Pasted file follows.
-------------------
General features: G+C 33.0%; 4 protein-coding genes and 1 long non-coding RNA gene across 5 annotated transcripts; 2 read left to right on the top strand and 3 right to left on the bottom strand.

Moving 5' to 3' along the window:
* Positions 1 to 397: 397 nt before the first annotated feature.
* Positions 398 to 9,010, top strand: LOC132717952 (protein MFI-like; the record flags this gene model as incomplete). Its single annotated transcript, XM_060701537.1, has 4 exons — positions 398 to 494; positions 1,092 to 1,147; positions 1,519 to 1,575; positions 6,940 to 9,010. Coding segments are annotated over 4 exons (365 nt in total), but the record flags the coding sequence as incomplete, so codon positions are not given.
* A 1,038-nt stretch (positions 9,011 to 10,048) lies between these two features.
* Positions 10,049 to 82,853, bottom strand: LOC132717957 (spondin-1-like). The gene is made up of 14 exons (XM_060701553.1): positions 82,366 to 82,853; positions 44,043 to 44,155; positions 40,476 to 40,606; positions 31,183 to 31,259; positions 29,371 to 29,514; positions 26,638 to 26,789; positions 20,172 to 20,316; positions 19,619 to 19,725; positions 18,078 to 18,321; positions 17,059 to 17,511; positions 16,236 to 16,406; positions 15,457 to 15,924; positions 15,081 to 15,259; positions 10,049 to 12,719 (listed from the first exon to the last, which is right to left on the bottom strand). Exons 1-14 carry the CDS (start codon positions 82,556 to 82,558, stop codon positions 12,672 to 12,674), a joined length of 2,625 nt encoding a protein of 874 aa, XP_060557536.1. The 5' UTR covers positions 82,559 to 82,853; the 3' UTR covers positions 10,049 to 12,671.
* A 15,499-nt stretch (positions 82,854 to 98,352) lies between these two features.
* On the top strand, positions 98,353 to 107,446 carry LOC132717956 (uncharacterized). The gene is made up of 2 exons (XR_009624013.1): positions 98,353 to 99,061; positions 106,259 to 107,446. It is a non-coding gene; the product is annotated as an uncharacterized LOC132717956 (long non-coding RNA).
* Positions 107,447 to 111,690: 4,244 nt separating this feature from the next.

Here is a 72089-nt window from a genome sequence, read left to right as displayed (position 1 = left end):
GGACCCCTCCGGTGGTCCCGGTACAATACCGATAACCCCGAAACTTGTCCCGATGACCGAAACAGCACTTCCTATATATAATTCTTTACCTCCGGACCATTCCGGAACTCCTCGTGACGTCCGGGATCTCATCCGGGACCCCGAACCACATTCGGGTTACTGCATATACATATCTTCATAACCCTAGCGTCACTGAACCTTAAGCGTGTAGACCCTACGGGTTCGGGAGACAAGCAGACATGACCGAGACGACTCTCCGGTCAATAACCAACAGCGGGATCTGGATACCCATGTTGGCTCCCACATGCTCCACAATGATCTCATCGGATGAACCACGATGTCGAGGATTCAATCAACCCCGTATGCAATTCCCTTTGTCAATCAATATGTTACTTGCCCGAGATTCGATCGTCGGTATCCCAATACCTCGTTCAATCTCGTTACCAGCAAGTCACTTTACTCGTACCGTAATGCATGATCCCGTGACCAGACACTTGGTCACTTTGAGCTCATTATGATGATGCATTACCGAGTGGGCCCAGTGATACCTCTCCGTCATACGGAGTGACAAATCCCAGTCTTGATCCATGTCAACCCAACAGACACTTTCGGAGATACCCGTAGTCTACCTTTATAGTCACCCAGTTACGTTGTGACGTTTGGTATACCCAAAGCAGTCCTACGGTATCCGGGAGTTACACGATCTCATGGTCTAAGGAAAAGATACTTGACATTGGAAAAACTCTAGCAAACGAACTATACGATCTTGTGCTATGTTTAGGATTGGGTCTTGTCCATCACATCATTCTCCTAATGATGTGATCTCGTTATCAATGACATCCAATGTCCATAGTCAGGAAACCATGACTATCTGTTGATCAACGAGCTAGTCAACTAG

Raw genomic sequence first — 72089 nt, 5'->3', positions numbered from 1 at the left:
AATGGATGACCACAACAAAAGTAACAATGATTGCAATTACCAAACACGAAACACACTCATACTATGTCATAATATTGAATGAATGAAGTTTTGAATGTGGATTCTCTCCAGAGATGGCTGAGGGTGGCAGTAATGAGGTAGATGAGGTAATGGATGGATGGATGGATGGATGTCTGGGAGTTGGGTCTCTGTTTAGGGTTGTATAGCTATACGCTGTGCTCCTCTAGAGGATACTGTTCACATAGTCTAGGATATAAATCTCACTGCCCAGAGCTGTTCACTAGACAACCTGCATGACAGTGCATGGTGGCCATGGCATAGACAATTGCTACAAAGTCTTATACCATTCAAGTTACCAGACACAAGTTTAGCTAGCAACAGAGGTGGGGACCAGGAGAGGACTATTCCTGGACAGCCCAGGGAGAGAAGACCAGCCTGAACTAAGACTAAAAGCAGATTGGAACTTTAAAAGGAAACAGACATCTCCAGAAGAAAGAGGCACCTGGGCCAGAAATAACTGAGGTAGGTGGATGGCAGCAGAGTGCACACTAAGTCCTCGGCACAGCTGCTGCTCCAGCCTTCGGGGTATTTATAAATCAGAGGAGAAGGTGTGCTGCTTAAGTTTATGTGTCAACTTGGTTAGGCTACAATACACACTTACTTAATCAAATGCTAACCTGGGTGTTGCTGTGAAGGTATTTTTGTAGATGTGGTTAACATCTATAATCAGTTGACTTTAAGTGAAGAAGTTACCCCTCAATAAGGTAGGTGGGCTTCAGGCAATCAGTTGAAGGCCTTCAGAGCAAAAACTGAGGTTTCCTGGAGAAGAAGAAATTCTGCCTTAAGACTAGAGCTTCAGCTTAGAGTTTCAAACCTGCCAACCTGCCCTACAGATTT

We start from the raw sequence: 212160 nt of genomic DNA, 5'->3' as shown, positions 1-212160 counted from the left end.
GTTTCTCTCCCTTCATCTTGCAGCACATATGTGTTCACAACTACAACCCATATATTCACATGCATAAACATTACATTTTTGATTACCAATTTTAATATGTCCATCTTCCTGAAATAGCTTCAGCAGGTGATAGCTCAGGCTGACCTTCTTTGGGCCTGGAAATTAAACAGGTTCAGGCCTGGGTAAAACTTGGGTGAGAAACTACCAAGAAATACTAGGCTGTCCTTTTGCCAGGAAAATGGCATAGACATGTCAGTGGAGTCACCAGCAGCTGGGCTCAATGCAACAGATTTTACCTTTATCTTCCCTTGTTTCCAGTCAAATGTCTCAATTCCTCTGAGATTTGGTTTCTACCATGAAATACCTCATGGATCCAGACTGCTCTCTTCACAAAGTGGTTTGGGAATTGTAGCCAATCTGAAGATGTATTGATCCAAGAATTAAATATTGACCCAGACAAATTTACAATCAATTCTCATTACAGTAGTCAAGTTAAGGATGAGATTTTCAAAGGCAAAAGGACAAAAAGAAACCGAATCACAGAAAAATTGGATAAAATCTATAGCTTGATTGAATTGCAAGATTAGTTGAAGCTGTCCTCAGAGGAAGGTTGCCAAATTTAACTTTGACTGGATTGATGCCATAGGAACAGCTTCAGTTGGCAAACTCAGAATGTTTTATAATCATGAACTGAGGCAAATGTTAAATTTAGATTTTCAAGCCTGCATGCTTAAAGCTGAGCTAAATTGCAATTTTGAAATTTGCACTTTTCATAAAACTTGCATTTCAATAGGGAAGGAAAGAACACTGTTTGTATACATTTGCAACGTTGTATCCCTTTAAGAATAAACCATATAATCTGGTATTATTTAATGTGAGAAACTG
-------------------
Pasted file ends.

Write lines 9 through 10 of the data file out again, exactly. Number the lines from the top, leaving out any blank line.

* Positions 107,447 to 111,690: 4,244 nt separating this feature from the next.

Here is a 72089-nt window from a genome sequence, read left to right as displayed (position 1 = left end):